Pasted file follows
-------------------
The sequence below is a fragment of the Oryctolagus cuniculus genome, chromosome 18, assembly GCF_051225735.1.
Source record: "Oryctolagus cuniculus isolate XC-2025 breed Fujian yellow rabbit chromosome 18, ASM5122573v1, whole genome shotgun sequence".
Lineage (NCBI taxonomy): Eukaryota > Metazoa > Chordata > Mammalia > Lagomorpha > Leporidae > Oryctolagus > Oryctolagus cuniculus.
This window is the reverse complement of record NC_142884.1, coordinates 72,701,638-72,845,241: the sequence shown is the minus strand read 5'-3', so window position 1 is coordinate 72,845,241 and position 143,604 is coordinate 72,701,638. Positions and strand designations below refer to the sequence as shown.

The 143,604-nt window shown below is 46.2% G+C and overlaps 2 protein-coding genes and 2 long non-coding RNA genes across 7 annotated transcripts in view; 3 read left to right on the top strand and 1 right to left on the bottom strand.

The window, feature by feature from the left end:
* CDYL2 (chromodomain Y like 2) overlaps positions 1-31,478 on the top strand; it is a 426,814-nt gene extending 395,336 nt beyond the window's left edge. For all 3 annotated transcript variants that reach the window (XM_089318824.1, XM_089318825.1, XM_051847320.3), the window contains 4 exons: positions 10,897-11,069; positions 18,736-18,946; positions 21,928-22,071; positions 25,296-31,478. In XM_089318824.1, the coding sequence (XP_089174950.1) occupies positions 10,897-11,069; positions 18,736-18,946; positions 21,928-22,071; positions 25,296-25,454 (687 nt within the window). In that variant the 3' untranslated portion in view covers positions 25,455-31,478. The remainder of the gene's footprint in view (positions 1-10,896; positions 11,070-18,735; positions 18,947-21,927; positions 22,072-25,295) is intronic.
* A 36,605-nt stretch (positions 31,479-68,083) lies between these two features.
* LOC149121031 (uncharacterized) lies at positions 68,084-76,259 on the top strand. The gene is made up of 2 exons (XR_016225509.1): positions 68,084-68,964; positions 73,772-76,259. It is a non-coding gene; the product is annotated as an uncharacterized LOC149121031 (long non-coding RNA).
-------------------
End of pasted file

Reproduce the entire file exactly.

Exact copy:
The sequence below is a fragment of the Oryctolagus cuniculus genome, chromosome 18, assembly GCF_051225735.1.
Source record: "Oryctolagus cuniculus isolate XC-2025 breed Fujian yellow rabbit chromosome 18, ASM5122573v1, whole genome shotgun sequence".
Lineage (NCBI taxonomy): Eukaryota > Metazoa > Chordata > Mammalia > Lagomorpha > Leporidae > Oryctolagus > Oryctolagus cuniculus.
This window is the reverse complement of record NC_142884.1, coordinates 72,701,638-72,845,241: the sequence shown is the minus strand read 5'-3', so window position 1 is coordinate 72,845,241 and position 143,604 is coordinate 72,701,638. Positions and strand designations below refer to the sequence as shown.

The 143,604-nt window shown below is 46.2% G+C and overlaps 2 protein-coding genes and 2 long non-coding RNA genes across 7 annotated transcripts in view; 3 read left to right on the top strand and 1 right to left on the bottom strand.

The window, feature by feature from the left end:
* CDYL2 (chromodomain Y like 2) overlaps positions 1-31,478 on the top strand; it is a 426,814-nt gene extending 395,336 nt beyond the window's left edge. For all 3 annotated transcript variants that reach the window (XM_089318824.1, XM_089318825.1, XM_051847320.3), the window contains 4 exons: positions 10,897-11,069; positions 18,736-18,946; positions 21,928-22,071; positions 25,296-31,478. In XM_089318824.1, the coding sequence (XP_089174950.1) occupies positions 10,897-11,069; positions 18,736-18,946; positions 21,928-22,071; positions 25,296-25,454 (687 nt within the window). In that variant the 3' untranslated portion in view covers positions 25,455-31,478. The remainder of the gene's footprint in view (positions 1-10,896; positions 11,070-18,735; positions 18,947-21,927; positions 22,072-25,295) is intronic.
* A 36,605-nt stretch (positions 31,479-68,083) lies between these two features.
* LOC149121031 (uncharacterized) lies at positions 68,084-76,259 on the top strand. The gene is made up of 2 exons (XR_016225509.1): positions 68,084-68,964; positions 73,772-76,259. It is a non-coding gene; the product is annotated as an uncharacterized LOC149121031 (long non-coding RNA).